Tax Notes (a publication of Tax Analysts)
The authors think that the new requirements under Circular 230 will likely have a substantial impact on estate-planning practice. Under the circular, written advice concerning a transaction that has tax avoidance as its principal purpose - or perhaps even its significant purpose in some cases - is a covered opinion that triggers various rules. Because so many estate-planning techniques are tax-driven, practitioners, the authors argue, may find themselves routinely subject to these rules unless they refuse to commit their advice to writing. Of the various rules the circular imposes, perhaps the most disquieting one, according to the authors, deals with clients seeking an opinion to protect against the assertion of the negligence penalty. Even though the client may only require the opinion to state that there is a reasonable basis for the claimed position, the new rules, if applicable, will require, in the authors' view, the practitioner to conclude that the position is more likely than not the correct one or to state in the opinion that it cannot be relied on for penalty protection purposes. In short, the authors conclude unless these rules are altered before their effective date, estate-planning practice is about to undergo a radical change.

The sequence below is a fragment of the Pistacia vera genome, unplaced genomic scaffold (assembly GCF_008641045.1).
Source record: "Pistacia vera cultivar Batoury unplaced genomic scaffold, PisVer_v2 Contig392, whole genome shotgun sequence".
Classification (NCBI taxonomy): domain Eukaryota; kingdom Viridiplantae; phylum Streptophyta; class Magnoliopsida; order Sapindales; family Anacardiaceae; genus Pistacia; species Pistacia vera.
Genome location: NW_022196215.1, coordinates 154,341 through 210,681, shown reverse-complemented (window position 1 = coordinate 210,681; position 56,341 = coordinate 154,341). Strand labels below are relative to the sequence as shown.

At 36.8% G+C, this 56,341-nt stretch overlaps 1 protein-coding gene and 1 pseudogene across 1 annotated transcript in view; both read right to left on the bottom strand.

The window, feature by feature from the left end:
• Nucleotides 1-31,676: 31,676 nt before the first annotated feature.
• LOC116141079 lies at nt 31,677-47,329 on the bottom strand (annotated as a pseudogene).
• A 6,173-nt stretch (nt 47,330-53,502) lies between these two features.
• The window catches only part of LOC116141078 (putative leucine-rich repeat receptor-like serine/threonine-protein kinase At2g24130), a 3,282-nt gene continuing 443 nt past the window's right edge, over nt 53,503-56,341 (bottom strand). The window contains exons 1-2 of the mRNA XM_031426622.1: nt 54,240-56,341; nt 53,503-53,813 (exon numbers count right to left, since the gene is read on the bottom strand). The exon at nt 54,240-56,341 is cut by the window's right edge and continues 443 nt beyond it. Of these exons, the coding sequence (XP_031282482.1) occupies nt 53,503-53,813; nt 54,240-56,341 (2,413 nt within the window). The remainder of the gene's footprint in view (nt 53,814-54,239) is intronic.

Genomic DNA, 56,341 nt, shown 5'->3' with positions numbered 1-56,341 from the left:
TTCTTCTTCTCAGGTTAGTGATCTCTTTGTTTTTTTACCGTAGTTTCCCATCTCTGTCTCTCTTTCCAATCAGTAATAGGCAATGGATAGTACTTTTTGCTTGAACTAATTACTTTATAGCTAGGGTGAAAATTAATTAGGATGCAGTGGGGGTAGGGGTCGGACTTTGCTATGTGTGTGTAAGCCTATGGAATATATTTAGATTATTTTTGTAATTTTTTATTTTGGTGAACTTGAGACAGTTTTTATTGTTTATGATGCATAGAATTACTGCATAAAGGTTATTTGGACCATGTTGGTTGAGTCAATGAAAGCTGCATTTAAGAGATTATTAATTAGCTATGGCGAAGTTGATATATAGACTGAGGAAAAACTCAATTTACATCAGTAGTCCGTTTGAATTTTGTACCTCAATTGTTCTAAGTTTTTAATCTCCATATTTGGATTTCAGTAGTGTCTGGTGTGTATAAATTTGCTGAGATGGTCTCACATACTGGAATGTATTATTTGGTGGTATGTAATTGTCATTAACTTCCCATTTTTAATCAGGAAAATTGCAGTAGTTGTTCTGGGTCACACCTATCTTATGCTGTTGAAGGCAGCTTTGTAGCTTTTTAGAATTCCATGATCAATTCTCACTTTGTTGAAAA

Jonathan G. Blattmachr, Mitchell M. Gans, and Tracy L. Bentley,
The Application of Circular 230 in Estate Planning, 107 Tax Notes 61
Available at: https://scholarlycommons.law.hofstra.edu/faculty_scholarship/774